TikTok may be the app-du-jour, but its presence in the United States may not last. Enter Triller, the video sharing platform emerging as the alternative to TikTok amid uncertainty over the app's future. Popular stars like Charli D'Amelio, the most followed person on TikTok, are starting their own accounts on Triller. D'Amelio is still posting on TikTok as usual, however. Triller, which began as a niche music discovery app because of its "AI-powered" editing features, has been around since 2015.
While TikTok's future in the US is starting to become clear, the weeks of uncertainty surrounding the app has undeniably helped one of its biggest rivals. I'm not talking about Instagram, but music video app Triller, which has surged in popularity amid TikTok's reckoning. Now the app has nabbed TikTok's biggest star: Charli D'Amelio, who has 87 million followers on the app. She officially joined Triller Tuesday, along with her sister and parents, who each also has a massive audience on TikTok. As The Verge notes, it's not an exclusive arrangement, so the D'Amelio family likely aren't abandoning their TikTok accounts any time soon, but it's still a major get for Triller.
With a ban imminent, right now TikTok is one of the hottest apps on the app stores, No. 4 on iOS and No. 3 on Google Play. As of Sunday, the Trump Administration says it will be illegal for Apple or Google to distribute new copies of the app, which counts 100 million users in the United States, is owned by China's ByteDance, even as negotiations with Oracle to take over U.S. operations continue. So what to do if you enjoy making short, fun videos of yourself singing songs and dancing? This app offers much of the same short, trendy video bursts as TikTok without being owned by a Chinese company. Los Angeles-based Triller has reached out to popular creators to move their wares to the app, including Charli D'Amelio and Josh Richards.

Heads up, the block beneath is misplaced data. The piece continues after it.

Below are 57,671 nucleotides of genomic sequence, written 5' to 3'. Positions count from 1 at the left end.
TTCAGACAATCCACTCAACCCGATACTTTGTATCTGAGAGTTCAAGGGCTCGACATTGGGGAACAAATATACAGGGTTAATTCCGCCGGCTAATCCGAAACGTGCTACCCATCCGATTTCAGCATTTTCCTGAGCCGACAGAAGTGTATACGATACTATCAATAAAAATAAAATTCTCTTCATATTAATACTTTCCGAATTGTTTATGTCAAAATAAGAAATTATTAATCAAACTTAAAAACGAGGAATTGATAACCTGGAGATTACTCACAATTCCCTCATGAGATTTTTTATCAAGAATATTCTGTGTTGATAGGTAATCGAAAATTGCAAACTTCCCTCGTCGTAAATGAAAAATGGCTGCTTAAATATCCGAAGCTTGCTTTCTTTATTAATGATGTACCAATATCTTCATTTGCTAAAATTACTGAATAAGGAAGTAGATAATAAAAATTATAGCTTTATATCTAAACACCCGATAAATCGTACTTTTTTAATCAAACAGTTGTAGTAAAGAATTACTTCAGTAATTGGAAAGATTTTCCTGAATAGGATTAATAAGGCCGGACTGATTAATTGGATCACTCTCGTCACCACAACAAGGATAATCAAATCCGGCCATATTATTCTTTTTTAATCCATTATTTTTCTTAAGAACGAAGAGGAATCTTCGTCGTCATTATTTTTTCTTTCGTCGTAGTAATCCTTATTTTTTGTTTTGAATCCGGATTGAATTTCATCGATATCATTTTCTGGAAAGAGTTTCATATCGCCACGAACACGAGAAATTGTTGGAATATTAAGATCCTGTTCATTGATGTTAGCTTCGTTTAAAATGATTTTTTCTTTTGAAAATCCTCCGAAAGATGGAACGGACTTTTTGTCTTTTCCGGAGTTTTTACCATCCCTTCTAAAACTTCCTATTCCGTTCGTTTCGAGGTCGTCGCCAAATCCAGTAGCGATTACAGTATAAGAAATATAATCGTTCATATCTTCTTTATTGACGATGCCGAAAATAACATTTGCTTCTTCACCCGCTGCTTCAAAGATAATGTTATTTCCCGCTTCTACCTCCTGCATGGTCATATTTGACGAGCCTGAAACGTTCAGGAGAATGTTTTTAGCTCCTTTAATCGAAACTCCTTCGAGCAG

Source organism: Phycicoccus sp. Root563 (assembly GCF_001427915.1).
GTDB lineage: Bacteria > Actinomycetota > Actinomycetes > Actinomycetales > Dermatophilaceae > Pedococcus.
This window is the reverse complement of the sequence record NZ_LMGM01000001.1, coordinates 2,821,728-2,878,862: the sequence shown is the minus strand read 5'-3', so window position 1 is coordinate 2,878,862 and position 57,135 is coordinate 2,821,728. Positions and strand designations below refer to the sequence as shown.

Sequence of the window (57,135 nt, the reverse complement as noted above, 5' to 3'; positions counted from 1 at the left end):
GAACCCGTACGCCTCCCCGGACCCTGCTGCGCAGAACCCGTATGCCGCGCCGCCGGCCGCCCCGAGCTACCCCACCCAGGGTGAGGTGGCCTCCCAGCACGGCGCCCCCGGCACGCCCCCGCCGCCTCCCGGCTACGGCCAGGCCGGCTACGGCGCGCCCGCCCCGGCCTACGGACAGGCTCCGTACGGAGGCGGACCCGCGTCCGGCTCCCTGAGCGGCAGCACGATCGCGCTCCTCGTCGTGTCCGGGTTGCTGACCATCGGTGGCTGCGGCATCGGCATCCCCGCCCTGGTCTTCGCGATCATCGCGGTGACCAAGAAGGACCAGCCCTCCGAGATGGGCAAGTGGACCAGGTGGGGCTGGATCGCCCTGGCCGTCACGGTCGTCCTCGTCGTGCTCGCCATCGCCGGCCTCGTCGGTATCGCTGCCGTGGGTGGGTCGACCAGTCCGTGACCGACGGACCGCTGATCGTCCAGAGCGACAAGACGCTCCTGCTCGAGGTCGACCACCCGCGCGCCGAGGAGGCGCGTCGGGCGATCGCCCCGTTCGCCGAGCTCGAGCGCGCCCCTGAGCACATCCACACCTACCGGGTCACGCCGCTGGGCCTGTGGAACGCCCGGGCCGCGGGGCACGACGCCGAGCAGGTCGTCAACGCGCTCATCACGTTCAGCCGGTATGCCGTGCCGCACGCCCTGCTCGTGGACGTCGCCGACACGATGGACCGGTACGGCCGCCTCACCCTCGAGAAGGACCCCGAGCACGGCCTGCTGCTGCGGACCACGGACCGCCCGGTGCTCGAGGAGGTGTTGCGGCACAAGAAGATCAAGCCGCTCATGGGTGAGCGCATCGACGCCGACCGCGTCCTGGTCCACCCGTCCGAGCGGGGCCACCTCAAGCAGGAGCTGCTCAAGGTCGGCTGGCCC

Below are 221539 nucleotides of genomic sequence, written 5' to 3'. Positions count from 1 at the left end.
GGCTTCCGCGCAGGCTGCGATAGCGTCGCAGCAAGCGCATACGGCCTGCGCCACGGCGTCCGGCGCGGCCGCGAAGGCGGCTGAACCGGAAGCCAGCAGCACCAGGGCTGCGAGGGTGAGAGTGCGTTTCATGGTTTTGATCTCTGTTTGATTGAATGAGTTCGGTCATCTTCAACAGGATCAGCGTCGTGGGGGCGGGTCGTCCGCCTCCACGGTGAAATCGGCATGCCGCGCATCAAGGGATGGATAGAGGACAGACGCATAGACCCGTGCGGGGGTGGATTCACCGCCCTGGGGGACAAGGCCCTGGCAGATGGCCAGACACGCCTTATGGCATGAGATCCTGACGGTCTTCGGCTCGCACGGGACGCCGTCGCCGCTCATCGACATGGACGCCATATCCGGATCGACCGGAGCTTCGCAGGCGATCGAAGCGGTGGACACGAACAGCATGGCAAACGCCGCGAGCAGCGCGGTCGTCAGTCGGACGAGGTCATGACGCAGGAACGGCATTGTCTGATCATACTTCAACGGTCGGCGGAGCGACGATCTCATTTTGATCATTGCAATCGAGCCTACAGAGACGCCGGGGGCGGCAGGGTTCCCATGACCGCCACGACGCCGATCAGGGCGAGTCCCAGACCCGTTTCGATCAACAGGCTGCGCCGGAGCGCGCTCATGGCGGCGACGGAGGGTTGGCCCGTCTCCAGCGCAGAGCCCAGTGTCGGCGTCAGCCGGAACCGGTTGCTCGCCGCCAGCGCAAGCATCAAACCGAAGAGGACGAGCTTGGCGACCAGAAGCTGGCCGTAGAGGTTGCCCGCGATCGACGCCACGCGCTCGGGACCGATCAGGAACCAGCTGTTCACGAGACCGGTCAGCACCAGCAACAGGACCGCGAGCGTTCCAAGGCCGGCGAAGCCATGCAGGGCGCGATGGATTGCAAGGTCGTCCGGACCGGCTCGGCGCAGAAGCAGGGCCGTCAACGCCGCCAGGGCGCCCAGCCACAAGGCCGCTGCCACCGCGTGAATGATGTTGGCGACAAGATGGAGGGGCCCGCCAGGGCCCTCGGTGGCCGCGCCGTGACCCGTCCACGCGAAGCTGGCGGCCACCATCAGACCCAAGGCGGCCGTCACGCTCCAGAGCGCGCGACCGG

As Donald Trump tries to get TikTok banned from the United States, the president is showing support for one of the video sharing app's competitor, Triller. On Saturday, Trump launched his official Triller account, per a tweet from New York Times reporter Taylor Lorenz. Trump's first Triller video, which acts as a mini campaign ad, features audio of the president saying, "I'm a professional at technology" and "Nobody can do it like me. Nobody can do it like me, honestly." The 15-second clip now has 1,142,524 plays and is one of three videos currently on the verified account.
New York – American TikTok users reacted with a collective shrug Friday to the U.S. move to ban new downloads of the video-sharing app -- but many are already planning an exit to other platforms should the clampdown lead to an outright ban. Everybody stay calm!" TikTok user Nick Foster told his 577,000 followers, dubbing a video of himself with audio of actor Steve Carell's character on the series "The Office" panicking during a fire alarm. Although young users on the platform, who make up its primary base, seem to have paid little attention to the government's announcement, the slightly older ones have reacted. "Thank you for the fun times," posted The Buyin King, a 22-year-old investor with 438,000 followers. Some users were pragmatic, pointing out that for those who already had the app little would change between Sunday, when the government ban on downloads will go into effect, and Nov. 12, the cutoff date set by President Donald Trump's administration.